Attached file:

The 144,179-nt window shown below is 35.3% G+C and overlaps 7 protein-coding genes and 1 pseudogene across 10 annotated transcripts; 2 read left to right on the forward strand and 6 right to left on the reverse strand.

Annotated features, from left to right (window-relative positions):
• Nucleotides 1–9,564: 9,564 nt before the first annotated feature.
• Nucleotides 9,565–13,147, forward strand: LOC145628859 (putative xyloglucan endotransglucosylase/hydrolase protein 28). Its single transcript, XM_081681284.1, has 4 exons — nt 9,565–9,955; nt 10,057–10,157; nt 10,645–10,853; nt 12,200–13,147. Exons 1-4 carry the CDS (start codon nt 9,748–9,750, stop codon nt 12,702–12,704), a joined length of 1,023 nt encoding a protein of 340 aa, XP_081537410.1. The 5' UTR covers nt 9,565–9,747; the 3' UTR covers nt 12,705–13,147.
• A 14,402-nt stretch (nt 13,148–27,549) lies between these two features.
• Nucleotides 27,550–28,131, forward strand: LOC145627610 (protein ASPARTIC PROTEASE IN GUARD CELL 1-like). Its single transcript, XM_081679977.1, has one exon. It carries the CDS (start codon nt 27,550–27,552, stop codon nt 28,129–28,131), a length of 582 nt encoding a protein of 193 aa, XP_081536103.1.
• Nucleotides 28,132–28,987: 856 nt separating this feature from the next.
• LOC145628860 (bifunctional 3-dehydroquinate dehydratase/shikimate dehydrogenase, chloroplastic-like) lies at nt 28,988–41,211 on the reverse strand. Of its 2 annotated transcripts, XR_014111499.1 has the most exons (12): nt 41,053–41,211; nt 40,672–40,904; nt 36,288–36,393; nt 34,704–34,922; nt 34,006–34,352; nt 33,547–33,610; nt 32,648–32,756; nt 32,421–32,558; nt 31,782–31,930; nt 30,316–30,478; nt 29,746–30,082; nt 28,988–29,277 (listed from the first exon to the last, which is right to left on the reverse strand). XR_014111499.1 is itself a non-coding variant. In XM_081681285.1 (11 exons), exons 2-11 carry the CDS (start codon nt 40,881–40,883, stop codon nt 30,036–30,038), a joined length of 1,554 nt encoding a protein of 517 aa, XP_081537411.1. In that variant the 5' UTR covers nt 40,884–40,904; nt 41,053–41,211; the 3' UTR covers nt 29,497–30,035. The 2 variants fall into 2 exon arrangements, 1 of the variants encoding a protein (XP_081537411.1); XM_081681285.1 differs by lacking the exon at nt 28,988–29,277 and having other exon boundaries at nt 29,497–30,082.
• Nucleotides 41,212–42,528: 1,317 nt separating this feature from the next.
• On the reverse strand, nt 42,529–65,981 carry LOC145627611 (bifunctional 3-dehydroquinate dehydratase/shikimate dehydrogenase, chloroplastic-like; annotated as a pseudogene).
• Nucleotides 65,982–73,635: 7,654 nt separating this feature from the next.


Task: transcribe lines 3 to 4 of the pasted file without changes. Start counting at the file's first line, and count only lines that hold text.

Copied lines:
• Nucleotides 1–9,564: 9,564 nt before the first annotated feature.
• Nucleotides 9,565–13,147, forward strand: LOC145628859 (putative xyloglucan endotransglucosylase/hydrolase protein 28). Its single transcript, XM_081681284.1, has 4 exons — nt 9,565–9,955; nt 10,057–10,157; nt 10,645–10,853; nt 12,200–13,147. Exons 1-4 carry the CDS (start codon nt 9,748–9,750, stop codon nt 12,702–12,704), a joined length of 1,023 nt encoding a protein of 340 aa, XP_081537410.1. The 5' UTR covers nt 9,565–9,747; the 3' UTR covers nt 12,705–13,147.